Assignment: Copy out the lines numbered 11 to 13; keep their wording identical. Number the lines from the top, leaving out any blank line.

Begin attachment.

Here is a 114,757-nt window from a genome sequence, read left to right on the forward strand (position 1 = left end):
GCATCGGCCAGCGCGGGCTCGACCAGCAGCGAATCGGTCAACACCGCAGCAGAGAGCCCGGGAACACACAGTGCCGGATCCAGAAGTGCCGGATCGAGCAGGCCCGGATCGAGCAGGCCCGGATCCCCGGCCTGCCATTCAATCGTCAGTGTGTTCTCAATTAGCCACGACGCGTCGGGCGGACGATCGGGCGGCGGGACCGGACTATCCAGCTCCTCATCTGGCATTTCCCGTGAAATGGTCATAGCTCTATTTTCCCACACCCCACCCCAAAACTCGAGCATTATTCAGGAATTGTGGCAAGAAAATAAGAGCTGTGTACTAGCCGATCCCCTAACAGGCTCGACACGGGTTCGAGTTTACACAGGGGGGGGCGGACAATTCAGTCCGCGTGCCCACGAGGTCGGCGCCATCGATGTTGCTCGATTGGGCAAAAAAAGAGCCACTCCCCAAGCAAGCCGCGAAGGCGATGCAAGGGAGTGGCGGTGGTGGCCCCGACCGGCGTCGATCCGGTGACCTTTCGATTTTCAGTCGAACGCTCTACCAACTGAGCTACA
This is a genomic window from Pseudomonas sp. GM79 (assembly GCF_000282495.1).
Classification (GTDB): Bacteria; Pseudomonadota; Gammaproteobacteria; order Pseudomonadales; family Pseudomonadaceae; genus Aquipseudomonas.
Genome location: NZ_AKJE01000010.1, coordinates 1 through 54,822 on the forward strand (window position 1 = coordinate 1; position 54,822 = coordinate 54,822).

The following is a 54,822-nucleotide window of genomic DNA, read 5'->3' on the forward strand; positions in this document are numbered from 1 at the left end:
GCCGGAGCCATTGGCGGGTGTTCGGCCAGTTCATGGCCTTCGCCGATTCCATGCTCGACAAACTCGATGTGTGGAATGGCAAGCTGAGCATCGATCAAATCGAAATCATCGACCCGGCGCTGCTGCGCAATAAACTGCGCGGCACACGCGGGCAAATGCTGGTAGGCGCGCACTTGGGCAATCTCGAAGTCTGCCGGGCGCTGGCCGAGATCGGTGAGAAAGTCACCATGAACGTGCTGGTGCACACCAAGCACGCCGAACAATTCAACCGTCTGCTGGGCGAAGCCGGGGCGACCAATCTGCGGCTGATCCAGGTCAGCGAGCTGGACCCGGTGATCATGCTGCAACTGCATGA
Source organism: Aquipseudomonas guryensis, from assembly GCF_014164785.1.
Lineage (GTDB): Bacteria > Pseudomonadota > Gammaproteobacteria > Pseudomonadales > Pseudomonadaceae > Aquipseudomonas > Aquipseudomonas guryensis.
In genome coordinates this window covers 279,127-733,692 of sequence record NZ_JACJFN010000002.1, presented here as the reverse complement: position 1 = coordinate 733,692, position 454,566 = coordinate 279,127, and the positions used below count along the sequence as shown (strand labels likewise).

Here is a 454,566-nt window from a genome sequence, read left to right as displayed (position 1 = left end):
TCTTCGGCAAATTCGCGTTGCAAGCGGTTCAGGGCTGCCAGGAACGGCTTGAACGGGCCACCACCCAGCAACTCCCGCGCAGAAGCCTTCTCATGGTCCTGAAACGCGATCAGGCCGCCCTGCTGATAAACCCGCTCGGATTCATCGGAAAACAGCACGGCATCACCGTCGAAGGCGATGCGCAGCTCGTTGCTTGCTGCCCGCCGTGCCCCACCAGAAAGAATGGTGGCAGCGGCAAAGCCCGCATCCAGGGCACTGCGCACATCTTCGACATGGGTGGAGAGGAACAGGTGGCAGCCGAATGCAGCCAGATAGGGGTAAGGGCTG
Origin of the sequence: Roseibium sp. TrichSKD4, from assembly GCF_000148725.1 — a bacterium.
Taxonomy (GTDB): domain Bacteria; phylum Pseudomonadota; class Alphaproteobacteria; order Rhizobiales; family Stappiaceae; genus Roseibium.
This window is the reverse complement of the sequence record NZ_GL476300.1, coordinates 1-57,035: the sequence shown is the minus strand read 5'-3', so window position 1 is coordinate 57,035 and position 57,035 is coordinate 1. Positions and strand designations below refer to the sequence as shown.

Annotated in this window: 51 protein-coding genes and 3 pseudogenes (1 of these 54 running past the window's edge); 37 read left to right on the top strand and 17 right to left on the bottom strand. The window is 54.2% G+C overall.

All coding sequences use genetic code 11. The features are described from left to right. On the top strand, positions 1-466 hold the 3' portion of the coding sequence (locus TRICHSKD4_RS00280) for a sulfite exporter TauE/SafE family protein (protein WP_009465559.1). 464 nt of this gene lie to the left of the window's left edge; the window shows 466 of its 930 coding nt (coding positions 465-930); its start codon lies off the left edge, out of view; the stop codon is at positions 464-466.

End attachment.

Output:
Here is a 454,566-nt window from a genome sequence, read left to right as displayed (position 1 = left end):
TCTTCGGCAAATTCGCGTTGCAAGCGGTTCAGGGCTGCCAGGAACGGCTTGAACGGGCCACCACCCAGCAACTCCCGCGCAGAAGCCTTCTCATGGTCCTGAAACGCGATCAGGCCGCCCTGCTGATAAACCCGCTCGGATTCATCGGAAAACAGCACGGCATCACCGTCGAAGGCGATGCGCAGCTCGTTGCTTGCTGCCCGCCGTGCCCCACCAGAAAGAATGGTGGCAGCGGCAAAGCCCGCATCCAGGGCACTGCGCACATCTTCGACATGGGTGGAGAGGAACAGGTGGCAGCCGAATGCAGCCAGATAGGGGTAAGGGCTG
Origin of the sequence: Roseibium sp. TrichSKD4, from assembly GCF_000148725.1 — a bacterium.